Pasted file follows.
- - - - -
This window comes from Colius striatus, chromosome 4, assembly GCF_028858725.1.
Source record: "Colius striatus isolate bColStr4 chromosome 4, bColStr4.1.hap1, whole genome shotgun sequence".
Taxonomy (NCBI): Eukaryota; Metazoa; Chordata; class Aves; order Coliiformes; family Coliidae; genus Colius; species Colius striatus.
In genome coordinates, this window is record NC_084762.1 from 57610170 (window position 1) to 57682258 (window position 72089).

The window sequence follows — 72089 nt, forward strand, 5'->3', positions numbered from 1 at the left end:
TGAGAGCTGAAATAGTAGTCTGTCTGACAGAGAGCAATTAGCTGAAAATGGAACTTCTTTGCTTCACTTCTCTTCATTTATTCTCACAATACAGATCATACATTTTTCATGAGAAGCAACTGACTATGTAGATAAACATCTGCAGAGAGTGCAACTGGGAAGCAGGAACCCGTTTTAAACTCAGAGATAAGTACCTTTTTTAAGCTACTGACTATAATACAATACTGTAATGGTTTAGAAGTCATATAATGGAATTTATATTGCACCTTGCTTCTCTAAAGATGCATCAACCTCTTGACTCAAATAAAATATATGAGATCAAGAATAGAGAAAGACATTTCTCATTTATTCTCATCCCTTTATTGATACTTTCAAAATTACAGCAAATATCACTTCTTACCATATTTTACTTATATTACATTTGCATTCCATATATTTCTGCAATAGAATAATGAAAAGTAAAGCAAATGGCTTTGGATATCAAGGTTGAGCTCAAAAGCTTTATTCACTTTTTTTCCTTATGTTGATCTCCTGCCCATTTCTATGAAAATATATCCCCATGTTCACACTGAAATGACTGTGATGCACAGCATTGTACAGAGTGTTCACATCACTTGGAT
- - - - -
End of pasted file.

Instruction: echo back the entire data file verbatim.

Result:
This window comes from Colius striatus, chromosome 4, assembly GCF_028858725.1.
Source record: "Colius striatus isolate bColStr4 chromosome 4, bColStr4.1.hap1, whole genome shotgun sequence".
Taxonomy (NCBI): Eukaryota; Metazoa; Chordata; class Aves; order Coliiformes; family Coliidae; genus Colius; species Colius striatus.
In genome coordinates, this window is record NC_084762.1 from 57610170 (window position 1) to 57682258 (window position 72089).

The window sequence follows — 72089 nt, forward strand, 5'->3', positions numbered from 1 at the left end:
TGAGAGCTGAAATAGTAGTCTGTCTGACAGAGAGCAATTAGCTGAAAATGGAACTTCTTTGCTTCACTTCTCTTCATTTATTCTCACAATACAGATCATACATTTTTCATGAGAAGCAACTGACTATGTAGATAAACATCTGCAGAGAGTGCAACTGGGAAGCAGGAACCCGTTTTAAACTCAGAGATAAGTACCTTTTTTAAGCTACTGACTATAATACAATACTGTAATGGTTTAGAAGTCATATAATGGAATTTATATTGCACCTTGCTTCTCTAAAGATGCATCAACCTCTTGACTCAAATAAAATATATGAGATCAAGAATAGAGAAAGACATTTCTCATTTATTCTCATCCCTTTATTGATACTTTCAAAATTACAGCAAATATCACTTCTTACCATATTTTACTTATATTACATTTGCATTCCATATATTTCTGCAATAGAATAATGAAAAGTAAAGCAAATGGCTTTGGATATCAAGGTTGAGCTCAAAAGCTTTATTCACTTTTTTTCCTTATGTTGATCTCCTGCCCATTTCTATGAAAATATATCCCCATGTTCACACTGAAATGACTGTGATGCACAGCATTGTACAGAGTGTTCACATCACTTGGAT